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California’s Low Carbon Fuel Standard drives biodiesel use

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The California Air Resources Board (CARB) has released 2018 data that shows the Low Carbon Fuel Standard (LCFS) is continuing to drive production of cleaner fuels for the transport sector.

According to CARB, almost 3.3 billion gallons of petroleum diesel have been replaced by cleaner low-carbon alternative fuels. The data also shows 100% compliance with the standard from fuel producers.

“Renewable and biodiesel, renewable natural gas, ethanol and electricity are all seeing growth under the LCFS,” said CARB executive officer Richard W. Corey. “Californians have the widest variety of cleaner low-carbon vehicles available anywhere in the country. The LCFS is catalysing investments in these cleaner alternative fuels, providing consumers with more choices and reducing emissions of toxic pollutants and greenhouse gases. These are key reasons why other states and nations are establishing similar programmes.”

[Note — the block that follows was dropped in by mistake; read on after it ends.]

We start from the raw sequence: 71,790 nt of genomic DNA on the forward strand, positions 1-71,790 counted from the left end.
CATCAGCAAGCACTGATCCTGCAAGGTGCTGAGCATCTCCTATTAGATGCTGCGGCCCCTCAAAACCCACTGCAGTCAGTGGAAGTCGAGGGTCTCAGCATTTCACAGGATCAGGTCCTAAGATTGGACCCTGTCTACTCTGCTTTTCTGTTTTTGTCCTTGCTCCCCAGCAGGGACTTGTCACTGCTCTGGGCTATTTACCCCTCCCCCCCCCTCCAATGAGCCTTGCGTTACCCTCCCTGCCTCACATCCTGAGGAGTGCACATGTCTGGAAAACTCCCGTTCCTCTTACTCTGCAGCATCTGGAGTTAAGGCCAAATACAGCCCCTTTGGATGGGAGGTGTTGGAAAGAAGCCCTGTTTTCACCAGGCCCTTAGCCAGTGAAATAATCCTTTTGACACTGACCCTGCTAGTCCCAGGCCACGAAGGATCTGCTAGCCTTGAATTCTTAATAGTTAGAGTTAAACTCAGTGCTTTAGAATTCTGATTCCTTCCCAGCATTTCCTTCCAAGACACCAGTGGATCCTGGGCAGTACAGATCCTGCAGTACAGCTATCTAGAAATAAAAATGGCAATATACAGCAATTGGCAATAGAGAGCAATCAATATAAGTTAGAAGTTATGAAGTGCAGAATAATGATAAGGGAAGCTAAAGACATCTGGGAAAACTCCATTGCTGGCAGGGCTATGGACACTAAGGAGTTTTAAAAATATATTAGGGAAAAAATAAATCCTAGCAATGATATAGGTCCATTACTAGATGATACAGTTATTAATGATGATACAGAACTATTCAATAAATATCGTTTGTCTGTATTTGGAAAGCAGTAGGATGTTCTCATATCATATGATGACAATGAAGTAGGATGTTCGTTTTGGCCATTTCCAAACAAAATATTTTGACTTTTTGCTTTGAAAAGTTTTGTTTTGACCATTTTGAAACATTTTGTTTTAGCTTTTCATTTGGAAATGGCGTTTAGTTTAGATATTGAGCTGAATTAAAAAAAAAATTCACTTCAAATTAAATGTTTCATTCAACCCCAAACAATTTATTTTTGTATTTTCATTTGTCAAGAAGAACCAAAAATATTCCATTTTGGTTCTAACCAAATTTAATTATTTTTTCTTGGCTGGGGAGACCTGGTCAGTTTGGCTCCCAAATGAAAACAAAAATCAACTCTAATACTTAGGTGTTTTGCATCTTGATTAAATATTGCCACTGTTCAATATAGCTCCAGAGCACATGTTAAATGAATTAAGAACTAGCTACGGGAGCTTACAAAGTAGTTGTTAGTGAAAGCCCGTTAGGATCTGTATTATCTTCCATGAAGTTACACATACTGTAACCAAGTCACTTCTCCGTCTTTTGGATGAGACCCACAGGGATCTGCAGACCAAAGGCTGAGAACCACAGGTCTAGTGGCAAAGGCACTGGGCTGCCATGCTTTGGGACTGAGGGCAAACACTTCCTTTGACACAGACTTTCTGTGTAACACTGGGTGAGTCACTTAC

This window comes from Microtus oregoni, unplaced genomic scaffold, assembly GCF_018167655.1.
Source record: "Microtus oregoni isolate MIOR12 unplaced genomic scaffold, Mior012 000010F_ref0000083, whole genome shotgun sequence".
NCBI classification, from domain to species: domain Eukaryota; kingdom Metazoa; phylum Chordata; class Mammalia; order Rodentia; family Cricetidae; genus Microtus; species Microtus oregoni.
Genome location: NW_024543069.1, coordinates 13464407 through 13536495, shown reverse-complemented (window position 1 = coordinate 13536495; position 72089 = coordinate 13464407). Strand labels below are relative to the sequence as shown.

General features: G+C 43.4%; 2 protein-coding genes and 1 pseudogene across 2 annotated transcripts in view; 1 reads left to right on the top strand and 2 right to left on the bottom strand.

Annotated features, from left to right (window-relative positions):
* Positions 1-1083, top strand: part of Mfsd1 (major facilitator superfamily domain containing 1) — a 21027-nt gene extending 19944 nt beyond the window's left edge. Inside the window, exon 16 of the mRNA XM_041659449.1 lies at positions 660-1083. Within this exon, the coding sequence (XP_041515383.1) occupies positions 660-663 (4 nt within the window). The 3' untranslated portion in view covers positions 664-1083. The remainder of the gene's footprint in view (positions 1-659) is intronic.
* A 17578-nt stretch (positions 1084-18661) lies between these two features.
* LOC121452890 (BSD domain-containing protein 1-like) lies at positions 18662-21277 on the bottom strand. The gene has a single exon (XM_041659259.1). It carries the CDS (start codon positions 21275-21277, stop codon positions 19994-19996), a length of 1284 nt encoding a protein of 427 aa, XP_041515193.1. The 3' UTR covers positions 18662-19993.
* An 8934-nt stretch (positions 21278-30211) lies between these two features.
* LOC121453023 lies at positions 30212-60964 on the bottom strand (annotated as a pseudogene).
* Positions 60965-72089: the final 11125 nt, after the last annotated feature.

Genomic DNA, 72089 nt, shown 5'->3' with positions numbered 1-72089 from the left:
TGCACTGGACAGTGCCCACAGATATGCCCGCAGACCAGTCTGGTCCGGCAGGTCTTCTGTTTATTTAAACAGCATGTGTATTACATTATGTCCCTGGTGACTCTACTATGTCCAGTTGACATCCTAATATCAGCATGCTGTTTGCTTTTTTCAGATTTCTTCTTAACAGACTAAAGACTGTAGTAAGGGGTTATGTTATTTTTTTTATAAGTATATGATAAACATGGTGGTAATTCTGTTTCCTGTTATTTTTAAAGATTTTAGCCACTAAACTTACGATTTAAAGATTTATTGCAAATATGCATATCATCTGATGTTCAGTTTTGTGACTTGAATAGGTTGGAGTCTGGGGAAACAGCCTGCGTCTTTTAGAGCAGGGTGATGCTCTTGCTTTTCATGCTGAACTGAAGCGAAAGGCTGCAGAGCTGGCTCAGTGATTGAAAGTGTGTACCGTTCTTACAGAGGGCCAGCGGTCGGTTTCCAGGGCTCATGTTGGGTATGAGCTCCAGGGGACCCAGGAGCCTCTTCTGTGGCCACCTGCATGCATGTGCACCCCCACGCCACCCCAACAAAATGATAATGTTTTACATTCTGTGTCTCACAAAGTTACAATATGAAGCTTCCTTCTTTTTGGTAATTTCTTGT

CARB developed the LCFS programme to support a return to 1990 levels of greenhouse gases (GHGs) by 2020, as required by the 2006 AB 32 climate bill. California achieved this goal ahead of schedule, in 2016.

Under SB 32, the goal of an additional 40% overall reduction of GHGs by 2030 has been implemented. In order to help California achieve this reduction, CARB has set a 2030 target for vehicle fuels of 20% lower carbon compared to current gasoline and diesel fuel.

Renewable liquid fuels, which includes renewable diesel and biodiesel, displaced over 568 million gallons of diesel in 2018, according to CARB figures.

The LCFS engages with other GHG reduction programmes in California to reduce emissions across the state. These include the cap-and-trade programme, the Advanced Clean Car programme and the Renewable Portfolio Standard.

The data can be accessed in full here.